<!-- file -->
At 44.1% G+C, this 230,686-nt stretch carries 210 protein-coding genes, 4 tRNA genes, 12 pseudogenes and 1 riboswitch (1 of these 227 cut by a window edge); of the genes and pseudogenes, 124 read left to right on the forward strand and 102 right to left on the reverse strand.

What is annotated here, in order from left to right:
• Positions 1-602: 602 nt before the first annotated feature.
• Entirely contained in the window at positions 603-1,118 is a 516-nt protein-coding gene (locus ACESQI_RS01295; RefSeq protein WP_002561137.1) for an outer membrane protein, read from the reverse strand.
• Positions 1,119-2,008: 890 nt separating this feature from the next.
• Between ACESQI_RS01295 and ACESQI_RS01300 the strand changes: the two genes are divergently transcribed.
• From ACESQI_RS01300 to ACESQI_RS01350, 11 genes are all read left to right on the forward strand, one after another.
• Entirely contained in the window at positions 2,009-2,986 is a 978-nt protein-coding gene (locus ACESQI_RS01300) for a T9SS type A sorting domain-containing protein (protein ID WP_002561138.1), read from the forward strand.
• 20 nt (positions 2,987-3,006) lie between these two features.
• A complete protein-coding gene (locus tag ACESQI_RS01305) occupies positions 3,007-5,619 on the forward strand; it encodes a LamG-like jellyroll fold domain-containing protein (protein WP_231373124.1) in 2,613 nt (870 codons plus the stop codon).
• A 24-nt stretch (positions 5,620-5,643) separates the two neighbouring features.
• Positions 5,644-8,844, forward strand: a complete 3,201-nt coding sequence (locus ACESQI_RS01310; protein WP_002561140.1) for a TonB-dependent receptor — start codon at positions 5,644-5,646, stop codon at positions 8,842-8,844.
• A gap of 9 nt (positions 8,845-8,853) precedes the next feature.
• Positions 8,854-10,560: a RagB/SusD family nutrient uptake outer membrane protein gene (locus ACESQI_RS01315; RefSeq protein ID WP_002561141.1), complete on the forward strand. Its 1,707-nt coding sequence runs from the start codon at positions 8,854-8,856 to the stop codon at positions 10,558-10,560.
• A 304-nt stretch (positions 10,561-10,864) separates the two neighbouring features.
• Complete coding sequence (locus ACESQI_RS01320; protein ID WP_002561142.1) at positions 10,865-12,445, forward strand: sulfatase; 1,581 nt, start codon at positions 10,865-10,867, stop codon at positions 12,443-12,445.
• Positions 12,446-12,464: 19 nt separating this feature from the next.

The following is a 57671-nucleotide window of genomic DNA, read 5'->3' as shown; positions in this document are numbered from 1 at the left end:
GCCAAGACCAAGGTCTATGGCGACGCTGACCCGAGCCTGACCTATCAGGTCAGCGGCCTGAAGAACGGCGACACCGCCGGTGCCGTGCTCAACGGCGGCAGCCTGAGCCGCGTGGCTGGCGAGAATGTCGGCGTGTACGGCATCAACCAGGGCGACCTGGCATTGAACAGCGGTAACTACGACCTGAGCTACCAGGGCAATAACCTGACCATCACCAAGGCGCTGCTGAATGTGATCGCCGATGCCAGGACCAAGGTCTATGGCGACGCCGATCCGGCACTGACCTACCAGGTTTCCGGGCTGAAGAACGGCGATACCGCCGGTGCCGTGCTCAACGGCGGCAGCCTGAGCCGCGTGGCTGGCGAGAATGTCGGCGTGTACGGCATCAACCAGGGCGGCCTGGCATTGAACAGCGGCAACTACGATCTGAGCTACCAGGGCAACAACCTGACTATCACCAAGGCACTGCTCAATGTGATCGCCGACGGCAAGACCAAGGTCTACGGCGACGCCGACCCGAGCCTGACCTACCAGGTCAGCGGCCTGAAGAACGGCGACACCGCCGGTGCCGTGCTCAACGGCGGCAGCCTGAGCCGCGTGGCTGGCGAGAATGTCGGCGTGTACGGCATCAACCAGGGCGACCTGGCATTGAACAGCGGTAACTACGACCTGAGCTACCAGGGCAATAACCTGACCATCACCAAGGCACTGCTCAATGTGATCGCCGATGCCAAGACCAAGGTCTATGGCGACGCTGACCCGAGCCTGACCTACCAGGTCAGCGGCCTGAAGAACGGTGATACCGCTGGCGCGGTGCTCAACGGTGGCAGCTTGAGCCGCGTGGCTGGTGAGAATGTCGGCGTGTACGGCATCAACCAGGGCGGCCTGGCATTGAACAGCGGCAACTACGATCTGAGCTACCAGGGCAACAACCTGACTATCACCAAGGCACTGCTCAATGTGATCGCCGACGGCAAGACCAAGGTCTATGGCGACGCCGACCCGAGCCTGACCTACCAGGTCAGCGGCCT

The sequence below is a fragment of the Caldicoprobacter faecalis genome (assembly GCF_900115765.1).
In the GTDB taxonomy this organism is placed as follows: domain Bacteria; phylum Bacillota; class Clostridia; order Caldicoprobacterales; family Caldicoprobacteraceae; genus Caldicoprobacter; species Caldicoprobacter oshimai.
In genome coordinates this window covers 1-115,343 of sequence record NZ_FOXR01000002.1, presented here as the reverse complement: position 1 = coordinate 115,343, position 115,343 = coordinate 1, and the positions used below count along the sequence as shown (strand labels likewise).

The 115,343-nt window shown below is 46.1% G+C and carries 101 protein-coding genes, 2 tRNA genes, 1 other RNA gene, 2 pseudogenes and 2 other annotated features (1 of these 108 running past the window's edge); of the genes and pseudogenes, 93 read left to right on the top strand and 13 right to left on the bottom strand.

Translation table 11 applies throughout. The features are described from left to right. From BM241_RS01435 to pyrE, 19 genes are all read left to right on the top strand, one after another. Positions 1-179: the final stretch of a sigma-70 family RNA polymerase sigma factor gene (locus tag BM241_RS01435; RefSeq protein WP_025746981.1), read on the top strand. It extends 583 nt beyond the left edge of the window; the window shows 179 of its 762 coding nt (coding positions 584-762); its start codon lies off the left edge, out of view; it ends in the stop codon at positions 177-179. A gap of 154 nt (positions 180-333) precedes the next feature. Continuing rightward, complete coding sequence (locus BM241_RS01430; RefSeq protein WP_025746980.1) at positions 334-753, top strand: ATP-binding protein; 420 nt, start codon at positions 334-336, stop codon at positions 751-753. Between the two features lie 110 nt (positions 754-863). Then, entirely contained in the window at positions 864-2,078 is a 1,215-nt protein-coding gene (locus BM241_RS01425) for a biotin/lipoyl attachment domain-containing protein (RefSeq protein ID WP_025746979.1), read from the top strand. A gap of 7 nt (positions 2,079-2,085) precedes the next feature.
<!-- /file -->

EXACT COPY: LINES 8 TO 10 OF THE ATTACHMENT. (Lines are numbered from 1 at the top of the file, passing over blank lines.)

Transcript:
• Entirely contained in the window at positions 2,009-2,986 is a 978-nt protein-coding gene (locus ACESQI_RS01300) for a T9SS type A sorting domain-containing protein (protein ID WP_002561138.1), read from the forward strand.
• 20 nt (positions 2,987-3,006) lie between these two features.
• A complete protein-coding gene (locus tag ACESQI_RS01305) occupies positions 3,007-5,619 on the forward strand; it encodes a LamG-like jellyroll fold domain-containing protein (protein WP_231373124.1) in 2,613 nt (870 codons plus the stop codon).